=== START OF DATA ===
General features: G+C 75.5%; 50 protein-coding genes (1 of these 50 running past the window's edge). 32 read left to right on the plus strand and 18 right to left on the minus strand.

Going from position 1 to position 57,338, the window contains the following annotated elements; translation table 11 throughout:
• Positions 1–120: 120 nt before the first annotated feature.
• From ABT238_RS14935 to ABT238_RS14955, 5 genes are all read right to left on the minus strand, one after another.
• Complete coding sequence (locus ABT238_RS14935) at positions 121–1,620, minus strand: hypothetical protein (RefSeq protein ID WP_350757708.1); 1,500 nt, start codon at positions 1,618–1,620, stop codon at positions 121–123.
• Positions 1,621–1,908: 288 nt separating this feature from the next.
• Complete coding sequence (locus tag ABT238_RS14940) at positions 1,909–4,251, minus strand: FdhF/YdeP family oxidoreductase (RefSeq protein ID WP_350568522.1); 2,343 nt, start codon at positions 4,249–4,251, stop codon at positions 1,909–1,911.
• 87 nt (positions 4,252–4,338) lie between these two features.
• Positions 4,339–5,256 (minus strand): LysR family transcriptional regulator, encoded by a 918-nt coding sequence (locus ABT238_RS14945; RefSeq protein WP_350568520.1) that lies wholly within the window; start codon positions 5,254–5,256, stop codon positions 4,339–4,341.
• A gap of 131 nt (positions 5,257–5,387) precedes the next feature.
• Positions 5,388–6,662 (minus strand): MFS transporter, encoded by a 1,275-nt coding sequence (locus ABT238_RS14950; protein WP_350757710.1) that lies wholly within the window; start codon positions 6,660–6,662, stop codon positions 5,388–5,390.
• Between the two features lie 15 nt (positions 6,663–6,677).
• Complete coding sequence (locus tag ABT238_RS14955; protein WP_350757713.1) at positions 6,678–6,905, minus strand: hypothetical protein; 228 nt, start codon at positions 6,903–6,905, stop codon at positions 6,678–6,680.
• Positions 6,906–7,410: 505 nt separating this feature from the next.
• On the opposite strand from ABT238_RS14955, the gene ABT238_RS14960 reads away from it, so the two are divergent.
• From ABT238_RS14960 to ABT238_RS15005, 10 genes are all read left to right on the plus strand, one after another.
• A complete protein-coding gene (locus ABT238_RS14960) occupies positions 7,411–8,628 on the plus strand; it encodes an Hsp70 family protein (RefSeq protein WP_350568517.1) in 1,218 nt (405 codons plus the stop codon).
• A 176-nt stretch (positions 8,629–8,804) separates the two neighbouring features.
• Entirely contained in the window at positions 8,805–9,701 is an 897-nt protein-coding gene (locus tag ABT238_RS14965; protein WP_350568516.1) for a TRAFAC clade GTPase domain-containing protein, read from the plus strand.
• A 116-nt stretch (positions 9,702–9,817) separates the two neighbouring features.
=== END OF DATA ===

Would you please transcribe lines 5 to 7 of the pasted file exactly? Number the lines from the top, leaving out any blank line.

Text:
• Complete coding sequence (locus ABT238_RS14935) at positions 121–1,620, minus strand: hypothetical protein (RefSeq protein ID WP_350757708.1); 1,500 nt, start codon at positions 1,618–1,620, stop codon at positions 121–123.
• Positions 1,621–1,908: 288 nt separating this feature from the next.
• Complete coding sequence (locus tag ABT238_RS14940) at positions 1,909–4,251, minus strand: FdhF/YdeP family oxidoreductase (RefSeq protein ID WP_350568522.1); 2,343 nt, start codon at positions 4,249–4,251, stop codon at positions 1,909–1,911.